Intention prediction for interactive navigation in distributed robotic systems
Bordallo Micó, Alejandro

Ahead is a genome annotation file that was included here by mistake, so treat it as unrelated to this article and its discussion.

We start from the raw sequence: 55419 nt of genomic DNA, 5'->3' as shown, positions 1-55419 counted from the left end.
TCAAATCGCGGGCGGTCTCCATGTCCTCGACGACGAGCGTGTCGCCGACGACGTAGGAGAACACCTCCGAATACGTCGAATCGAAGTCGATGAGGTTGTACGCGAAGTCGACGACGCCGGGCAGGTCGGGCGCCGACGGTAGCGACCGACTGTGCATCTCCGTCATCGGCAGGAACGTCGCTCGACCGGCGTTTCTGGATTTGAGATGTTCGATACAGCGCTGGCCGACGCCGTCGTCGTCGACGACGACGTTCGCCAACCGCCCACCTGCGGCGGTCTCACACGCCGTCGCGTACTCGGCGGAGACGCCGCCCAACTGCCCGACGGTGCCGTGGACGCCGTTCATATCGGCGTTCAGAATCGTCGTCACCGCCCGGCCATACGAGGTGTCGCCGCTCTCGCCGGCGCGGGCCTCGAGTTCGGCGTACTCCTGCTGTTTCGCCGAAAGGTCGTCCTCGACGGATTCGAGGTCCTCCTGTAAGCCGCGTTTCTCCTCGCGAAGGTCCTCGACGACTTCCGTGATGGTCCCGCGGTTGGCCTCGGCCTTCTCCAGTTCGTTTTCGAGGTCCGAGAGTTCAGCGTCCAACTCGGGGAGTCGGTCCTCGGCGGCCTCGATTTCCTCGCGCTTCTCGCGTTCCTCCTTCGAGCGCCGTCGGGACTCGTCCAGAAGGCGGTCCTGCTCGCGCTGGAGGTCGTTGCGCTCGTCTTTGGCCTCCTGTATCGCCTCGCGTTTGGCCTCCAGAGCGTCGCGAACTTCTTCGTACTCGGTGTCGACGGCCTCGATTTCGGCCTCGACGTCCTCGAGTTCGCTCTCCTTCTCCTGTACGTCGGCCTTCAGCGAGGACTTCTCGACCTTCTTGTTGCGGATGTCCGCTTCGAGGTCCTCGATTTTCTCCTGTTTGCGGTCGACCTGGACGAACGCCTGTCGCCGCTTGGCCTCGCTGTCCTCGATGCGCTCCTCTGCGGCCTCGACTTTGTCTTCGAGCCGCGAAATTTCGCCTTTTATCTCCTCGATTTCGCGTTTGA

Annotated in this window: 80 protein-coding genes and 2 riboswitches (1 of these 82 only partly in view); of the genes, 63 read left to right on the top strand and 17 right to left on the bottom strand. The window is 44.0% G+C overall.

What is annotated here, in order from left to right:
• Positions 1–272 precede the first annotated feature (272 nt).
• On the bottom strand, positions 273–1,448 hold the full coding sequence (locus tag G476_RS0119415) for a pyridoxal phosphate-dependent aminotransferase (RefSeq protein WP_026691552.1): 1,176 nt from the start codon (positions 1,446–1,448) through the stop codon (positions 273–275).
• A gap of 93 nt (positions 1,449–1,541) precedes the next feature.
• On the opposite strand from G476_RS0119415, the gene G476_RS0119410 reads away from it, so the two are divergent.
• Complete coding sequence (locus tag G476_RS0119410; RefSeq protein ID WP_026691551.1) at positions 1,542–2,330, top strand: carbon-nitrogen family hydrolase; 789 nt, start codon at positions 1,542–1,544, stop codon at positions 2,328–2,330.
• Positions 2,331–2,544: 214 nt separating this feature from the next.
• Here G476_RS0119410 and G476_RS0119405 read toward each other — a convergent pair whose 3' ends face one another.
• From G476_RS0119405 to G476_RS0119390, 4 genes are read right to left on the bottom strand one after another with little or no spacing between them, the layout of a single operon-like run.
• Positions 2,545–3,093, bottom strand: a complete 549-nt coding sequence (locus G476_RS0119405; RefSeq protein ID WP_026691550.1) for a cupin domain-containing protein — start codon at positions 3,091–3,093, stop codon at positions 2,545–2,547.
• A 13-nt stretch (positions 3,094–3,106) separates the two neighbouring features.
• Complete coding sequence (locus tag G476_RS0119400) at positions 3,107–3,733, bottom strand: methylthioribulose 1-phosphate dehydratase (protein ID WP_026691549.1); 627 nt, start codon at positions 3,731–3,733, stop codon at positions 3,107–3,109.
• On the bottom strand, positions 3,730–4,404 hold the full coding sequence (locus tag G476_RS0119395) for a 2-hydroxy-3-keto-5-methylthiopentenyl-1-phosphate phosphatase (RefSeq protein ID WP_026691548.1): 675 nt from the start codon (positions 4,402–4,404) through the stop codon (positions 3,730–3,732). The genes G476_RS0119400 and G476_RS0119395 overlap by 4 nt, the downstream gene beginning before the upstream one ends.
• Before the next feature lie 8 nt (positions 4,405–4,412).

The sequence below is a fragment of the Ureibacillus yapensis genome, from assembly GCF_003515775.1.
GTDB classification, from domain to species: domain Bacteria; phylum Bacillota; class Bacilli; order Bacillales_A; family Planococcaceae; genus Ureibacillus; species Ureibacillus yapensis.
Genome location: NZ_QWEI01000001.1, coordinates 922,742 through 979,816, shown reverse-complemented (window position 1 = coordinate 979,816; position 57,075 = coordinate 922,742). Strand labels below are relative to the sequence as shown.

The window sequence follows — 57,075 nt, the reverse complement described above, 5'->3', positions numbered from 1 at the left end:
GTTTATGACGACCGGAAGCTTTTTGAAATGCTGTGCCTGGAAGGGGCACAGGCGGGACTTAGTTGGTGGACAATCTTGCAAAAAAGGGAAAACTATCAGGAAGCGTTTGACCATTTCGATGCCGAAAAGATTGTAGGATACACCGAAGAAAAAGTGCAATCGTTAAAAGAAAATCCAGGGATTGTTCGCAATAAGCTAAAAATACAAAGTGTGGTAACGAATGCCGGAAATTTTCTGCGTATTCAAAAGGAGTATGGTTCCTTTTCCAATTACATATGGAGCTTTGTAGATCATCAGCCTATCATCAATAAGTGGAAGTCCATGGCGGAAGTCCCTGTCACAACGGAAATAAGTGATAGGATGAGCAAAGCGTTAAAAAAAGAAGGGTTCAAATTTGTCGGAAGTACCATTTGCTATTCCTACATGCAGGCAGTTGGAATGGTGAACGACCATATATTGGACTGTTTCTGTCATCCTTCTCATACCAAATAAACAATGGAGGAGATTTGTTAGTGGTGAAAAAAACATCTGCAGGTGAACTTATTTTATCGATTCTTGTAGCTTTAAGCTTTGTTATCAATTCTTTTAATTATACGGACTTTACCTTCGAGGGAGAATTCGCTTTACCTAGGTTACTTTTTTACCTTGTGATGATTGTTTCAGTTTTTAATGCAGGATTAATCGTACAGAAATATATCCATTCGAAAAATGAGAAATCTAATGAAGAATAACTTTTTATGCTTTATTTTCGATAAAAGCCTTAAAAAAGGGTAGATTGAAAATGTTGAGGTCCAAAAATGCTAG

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Modern applications of mobile robots require them to have the ability to safely and effectively navigate in human environments. New challenges arise when these robots must plan their motion in a human-aware fashion. Current methods addressing this problem have focused mainly on the activity forecasting aspect, aiming at improving predictions without considering the active nature of the interaction, i.e. the robot’s effect on the environment and consequent issues such as reciprocity. Furthermore, many methods rely on computationally expensive offline training of predictive models that may not be well suited to rapidly evolving dynamic environments. This thesis presents a novel approach for enabling autonomous robots to navigate socially in environments with humans. Following formulations of the inverse planning problem, agents reason about the intentions of other agents and make predictions about their future interactive motion. A technique is proposed to implement counterfactual reasoning over a parametrised set of light-weight reciprocal motion models, thus making it more tractable to maintain beliefs over the future trajectories of other agents towards plausible goals. The speed of inference and the effectiveness of the algorithms is demonstrated via physical robot experiments, where computationally constrained robots navigate amongst humans in a distributed multi-sensor setup, able to infer other agents’ intentions as fast as 100ms after the first observation. While intention inference is a key aspect of successful human-robot interaction, executing any task requires planning that takes into account the predicted goals and trajectories of other agents, e.g., pedestrians. It is well known that robots demonstrate unwanted behaviours, such as freezing or becoming sluggishly responsive, when placed in dynamic and cluttered environments, due to the way in which safety margins according to simple heuristics end up covering the entire feasible space of motion. The presented approach makes more refined predictions about future movement, which enables robots to find collision-free paths quickly and efficiently. This thesis describes a novel technique for generating "interactive costmaps", a representation of the planner’s costs and rewards across time and space, providing an autonomous robot with the information required to navigate socially given the estimate of other agents’ intentions. This multi-layered costmap deters the robot from obstructing while encouraging social navigation respectful of other agents’ activity. Results show that this approach minimises collisions and near-collisions, minimises travel times for agents, and importantly offers the same computational cost as the most common costmap alternatives for navigation. A key part of the practical deployment of such technologies is their ease of implementation and configuration. Since every use case and environment is different and distinct, the presented methods use online adaptation to learn parameters of the navigating agents during runtime. Furthermore, this thesis includes a novel technique for allocating tasks in distributed robotics systems, where a tool is provided to maximise the performance on any distributed setup by automatic parameter tuning. All of these methods are implemented in ROS and distributed as open-source. The ultimate aim is to provide an accessible and efficient framework that may be seamlessly deployed on modern robots, enabling widespread use of intention prediction for interactive navigation in distributed robotic systems.